Some of the new companies coming into Kentucky and several municipalities are deploying fiber optic, state of the art broadband technology that makes Kentucky globally competitive. Fiber optic is far superior to DSL broadband. Kentucky needs these providers to stay in business.
The fact is that there are many providers capable of deploying broadband across Kentucky. The General Assembly does not need to bargain away consumer protections and a competitive environment in return for promises by the Bell companies to provide rural broadband.
Is there an unlevel playing field?
No. All telephone service is regulated, regardless of who provides it or whether it is provided by line or cable. Only wireless is unregulated as exemplified by Cingular wireless, which is owned by BellSouth and AT&T, who have announced their intent to merge.
Is there competition in Kentucky?
In some metropolitan areas of Kentucky there is actual competition. But much of rural Kentucky is served by only one carrier according to mapping by the Public Service Commission (enclosed).
What don’t we know about HB 337?
There are many questions about the intended and unintended consequences of HB 337. What is the effect of exempting telephone utilities from more than a dozen statutes relating to PSC authority, particularly in light of the announced merger of AT&T and BellSouth? What protections for in-state interests are we giving up?
For example, KRS 278.255 authorizes the PSC to hire outside, independent firms to conduct management and operations audits. KRS 278.300 involves the issuance or assumption of securities, which is what often happens in a merger. KRS 278.230(3) authorizes the PSC to take reports under oath. How do these changes affect PSC authority as the representative of public interests in a major merger case? What is the standard for basic line rate increases after the five year cap ends?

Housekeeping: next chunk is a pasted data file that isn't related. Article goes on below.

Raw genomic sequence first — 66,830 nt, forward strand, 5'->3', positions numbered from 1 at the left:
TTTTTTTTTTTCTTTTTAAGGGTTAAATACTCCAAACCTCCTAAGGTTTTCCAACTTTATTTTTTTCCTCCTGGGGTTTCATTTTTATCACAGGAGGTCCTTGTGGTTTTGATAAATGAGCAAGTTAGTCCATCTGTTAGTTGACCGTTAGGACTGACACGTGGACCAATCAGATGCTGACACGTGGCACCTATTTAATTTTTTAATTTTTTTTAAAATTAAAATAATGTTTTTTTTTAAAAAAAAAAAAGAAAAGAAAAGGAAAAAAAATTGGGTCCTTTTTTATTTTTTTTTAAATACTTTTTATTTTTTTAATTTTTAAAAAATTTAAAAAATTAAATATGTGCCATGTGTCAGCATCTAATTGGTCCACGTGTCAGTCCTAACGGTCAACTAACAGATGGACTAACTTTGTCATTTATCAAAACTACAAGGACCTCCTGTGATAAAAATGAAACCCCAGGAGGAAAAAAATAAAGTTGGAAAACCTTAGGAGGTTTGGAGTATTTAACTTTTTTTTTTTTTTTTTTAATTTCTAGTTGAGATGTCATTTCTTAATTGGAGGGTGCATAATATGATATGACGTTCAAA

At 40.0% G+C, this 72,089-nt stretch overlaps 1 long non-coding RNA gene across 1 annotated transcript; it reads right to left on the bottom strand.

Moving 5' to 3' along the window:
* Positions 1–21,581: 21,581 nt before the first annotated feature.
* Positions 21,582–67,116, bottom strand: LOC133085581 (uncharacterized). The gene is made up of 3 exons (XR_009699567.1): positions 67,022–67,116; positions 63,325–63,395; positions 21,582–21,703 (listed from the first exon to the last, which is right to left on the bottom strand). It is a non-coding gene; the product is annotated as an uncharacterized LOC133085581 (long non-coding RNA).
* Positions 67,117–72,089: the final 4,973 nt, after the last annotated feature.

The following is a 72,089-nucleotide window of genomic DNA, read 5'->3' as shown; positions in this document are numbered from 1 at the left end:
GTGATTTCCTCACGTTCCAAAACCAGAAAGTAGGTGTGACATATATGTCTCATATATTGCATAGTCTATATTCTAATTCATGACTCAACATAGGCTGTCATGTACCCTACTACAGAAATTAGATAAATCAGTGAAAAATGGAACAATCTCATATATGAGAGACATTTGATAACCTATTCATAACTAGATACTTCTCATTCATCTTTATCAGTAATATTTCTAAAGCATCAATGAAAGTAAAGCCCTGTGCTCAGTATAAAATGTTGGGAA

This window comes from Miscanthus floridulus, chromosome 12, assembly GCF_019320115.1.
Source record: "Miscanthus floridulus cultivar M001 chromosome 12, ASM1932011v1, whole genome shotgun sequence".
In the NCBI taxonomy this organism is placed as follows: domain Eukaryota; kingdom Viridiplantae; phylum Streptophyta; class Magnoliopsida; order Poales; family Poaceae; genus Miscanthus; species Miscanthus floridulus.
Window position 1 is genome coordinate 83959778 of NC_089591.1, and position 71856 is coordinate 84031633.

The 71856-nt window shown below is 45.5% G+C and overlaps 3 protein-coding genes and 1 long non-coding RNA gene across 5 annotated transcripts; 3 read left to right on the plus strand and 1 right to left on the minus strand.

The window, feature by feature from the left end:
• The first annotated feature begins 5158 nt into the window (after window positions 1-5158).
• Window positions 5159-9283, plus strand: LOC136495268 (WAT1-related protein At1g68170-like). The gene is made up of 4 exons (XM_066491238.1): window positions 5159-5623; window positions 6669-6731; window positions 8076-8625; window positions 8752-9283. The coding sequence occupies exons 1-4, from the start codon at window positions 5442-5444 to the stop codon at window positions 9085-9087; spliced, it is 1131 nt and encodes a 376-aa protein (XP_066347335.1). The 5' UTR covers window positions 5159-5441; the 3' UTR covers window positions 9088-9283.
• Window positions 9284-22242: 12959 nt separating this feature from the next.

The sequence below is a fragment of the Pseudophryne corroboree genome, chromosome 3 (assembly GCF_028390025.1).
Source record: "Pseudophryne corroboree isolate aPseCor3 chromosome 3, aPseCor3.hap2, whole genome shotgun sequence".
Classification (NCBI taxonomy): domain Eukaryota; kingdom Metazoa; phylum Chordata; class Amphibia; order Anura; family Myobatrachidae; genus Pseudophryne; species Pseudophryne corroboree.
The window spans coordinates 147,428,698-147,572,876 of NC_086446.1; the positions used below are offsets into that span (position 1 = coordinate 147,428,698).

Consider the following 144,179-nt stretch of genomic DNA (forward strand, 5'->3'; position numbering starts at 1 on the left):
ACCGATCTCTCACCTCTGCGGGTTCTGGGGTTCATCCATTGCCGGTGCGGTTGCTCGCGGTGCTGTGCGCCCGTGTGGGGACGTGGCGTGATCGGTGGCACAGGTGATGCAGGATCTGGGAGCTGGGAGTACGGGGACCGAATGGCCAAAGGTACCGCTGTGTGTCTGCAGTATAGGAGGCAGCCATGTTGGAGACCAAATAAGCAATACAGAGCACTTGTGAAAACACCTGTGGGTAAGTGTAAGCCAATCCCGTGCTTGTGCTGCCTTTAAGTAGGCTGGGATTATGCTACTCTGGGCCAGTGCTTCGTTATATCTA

It is clear for small telephone utilities that rate increases are based on the Consumer Price Index for urban consumers after the expiration of the one year cap [Section3(9)]. But it is unclear what standard is to be used for large carrier rate increases in Section 3(2).
Are the Bell companies really feeling the pinch?
The Bells agreed under the 1996 Telecommunications Act to open the local telephone market to competition in exchange for entering the profitable long distance market. Latest figures for BellSouth show that it has a long distance penetration of 57.7% of residential customers and 61.7% in business accounts with a 36% increase in 2005 4th quarter profits over the 4th quarter of 2004, despite a decrease in local market share.
What action should the Kentucky Senate take on HB 337?
Both the PSC and the Attorney General’s Rate Intervention Division testified in the House committee about concerns with HB 337 that have not been resolved in the current version of the bill. The Senate received HB 337 late in the session. Without knowing the full consequence of this legislation, the legislation should not pass and a full study should be conducted during the interim, which should include a thorough review of the problems arising in other states after passage of deregulation legislation. At a minimum, two amendments are needed: a rural carve-out amendment and a prohibition on predatory pricing. Both have been filed.